These findings suggest two conclusions about birds' responses to climate change. First, at least temporarily, birds in artificially lit conditions may be tracking climate change better than those in dark areas.
Second, when scientists thought birds were adjusting their reproductive timing to climate change, birds may have actually been responding to light cues instead, because many studies were done in areas exposed to some light pollution.
The researchers delved into greater detail for 27 bird species, looking for physical traits that could explain the variations in species' responses to light and noise. Common sources of light pollution include the glow of city lights, and common sources of human-caused noise include highway traffic and aircraft flying overhead.
They found that a bird's ability to see in low light and the pitch of its call were related to the species' responses to light and noise pollution, respectively.
The more light a bird's eye is capable of taking in, the more that species moved its breeding time earlier in the year in response to light pollution and the more that species benefited from light pollution with improved nest success.
When they examined the effects of noise pollution, the researchers found that birds living in forested environments tended to be more sensitive to noise than birds in open environments.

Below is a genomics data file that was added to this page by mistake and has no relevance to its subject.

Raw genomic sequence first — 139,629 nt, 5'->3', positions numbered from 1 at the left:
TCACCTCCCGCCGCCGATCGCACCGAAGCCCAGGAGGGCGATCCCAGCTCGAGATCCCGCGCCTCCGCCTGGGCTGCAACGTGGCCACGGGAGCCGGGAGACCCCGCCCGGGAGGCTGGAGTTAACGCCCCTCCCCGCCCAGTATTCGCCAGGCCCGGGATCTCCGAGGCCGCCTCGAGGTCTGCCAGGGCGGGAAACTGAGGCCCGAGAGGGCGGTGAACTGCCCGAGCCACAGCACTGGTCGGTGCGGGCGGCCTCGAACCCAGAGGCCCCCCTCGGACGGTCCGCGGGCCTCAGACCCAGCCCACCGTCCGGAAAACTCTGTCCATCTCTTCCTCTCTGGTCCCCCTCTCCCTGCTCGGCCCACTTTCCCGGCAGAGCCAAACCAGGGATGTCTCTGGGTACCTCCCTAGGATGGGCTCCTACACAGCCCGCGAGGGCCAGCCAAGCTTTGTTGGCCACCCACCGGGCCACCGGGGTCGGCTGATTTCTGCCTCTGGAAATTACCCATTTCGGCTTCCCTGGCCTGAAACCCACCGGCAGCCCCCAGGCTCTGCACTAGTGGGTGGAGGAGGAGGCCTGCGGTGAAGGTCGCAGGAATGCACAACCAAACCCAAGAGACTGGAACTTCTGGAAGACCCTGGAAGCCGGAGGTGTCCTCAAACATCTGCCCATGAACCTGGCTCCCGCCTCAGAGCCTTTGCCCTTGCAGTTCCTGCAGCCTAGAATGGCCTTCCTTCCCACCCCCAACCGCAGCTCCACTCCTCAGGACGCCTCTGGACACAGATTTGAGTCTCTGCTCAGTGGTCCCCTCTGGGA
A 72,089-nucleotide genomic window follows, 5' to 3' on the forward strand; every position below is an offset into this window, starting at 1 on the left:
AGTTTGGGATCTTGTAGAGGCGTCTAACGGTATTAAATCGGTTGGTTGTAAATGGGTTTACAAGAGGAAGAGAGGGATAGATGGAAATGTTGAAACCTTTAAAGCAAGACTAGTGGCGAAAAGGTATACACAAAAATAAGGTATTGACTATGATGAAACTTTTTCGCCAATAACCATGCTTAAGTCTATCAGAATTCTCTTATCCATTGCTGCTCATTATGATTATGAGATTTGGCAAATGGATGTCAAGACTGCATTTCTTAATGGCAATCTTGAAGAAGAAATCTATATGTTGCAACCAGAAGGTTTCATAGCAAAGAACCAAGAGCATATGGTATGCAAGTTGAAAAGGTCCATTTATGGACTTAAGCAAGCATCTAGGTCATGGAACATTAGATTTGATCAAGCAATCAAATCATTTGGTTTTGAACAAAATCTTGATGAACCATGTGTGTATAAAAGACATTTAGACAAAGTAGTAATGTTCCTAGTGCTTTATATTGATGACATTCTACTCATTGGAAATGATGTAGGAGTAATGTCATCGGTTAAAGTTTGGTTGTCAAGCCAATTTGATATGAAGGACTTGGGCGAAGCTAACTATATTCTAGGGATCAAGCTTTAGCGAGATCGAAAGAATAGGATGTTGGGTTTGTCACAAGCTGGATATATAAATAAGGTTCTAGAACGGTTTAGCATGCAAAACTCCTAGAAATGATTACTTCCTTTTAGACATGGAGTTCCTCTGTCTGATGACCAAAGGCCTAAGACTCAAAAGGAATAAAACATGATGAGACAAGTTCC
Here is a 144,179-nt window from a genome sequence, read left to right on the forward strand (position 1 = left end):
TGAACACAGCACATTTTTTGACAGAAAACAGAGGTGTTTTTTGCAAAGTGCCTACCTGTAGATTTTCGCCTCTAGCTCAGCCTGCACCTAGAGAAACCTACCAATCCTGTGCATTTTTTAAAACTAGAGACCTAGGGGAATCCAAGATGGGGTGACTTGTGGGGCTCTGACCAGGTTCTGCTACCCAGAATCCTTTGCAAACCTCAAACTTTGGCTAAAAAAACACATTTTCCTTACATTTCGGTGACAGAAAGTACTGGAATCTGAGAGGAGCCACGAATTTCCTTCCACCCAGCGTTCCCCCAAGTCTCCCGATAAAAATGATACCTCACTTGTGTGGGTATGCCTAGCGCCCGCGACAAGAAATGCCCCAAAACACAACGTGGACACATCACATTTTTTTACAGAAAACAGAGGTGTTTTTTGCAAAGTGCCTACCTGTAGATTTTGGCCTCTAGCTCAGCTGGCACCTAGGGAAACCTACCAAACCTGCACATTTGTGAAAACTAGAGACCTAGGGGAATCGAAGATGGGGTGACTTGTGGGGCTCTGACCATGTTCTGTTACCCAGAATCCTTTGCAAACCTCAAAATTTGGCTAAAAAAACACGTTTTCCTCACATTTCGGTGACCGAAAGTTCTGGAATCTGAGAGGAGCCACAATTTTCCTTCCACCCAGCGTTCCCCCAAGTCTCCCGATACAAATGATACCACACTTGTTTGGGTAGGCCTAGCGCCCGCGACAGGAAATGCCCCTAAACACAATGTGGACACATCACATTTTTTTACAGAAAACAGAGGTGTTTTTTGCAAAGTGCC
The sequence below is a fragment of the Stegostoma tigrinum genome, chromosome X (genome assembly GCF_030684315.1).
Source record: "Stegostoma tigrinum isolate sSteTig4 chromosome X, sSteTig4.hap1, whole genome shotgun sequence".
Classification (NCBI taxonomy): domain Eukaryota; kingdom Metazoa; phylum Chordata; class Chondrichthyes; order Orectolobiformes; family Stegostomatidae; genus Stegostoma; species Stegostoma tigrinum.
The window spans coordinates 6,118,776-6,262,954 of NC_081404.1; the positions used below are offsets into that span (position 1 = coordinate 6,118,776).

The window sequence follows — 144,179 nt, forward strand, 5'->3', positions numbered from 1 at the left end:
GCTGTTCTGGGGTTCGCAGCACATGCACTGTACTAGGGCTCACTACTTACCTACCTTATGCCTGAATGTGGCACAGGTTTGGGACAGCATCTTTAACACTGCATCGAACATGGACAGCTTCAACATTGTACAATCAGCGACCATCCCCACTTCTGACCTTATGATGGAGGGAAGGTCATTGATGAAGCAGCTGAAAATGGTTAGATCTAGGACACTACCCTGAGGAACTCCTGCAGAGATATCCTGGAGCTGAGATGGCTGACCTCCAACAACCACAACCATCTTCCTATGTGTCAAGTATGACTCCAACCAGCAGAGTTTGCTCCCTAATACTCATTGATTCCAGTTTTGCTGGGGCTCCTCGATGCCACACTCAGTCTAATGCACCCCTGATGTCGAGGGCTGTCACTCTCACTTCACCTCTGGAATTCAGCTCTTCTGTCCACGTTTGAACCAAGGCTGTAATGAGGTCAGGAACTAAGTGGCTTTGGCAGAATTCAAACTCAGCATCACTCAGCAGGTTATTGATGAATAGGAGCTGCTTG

Noise pollution delayed nesting for birds whose songs are at a lower frequency and thus more difficult to hear through low-frequency, human-caused noise. Mating decisions are made based on the male's song, and in some cases, females need to hear the male's song to become physically ready to breed.
These trait- and environment-specific results have strong implications for managing wildlands, according to the researchers.
"This work directly informs the conservation of wild bird populations," said U-M's Carter. "Land managers and conservation practitioners, for example, can prioritize the habitats and species at most risk from light and noise pollution and better assess the environmental impacts of new developments, as well as mitigate existing ones.
"We also hope our results can motivate individuals and communities to reduce their own light and sound footprints."
The study is the first step toward a larger goal of developing a sensitivity index for all North American birds. The index would allow managers and conservationists to cross-reference multiple physical traits for one species to assess how factors such as light and noise pollution would affect each species.
In addition to Francis, Carter and Ditmer, the authors of the Nature paper are Masayuki Senzaki, Jennifer Phillips and Ashley Wilson of Cal Poly; Jesse Barber and Christopher McClure of Boise State University; Caren Cooper and Jelena Vukomanovic of North Carolina State University; Kurt Fristrup of the National Park Service; Daniel Mennitt of Exponent engineering and scientific consulting; and Luke Tyrrell of the State University of New York at Plattsburgh.
The work was supported by grants from the National Science Foundation, NASA and the Japan Society for the Promotion of Science.
Once the paper has been published online, it will be available at nature.com.
News release written by Rachel Henry of California Polytechnic State University, with additional material provided by Jim Erickson of the University of Michigan.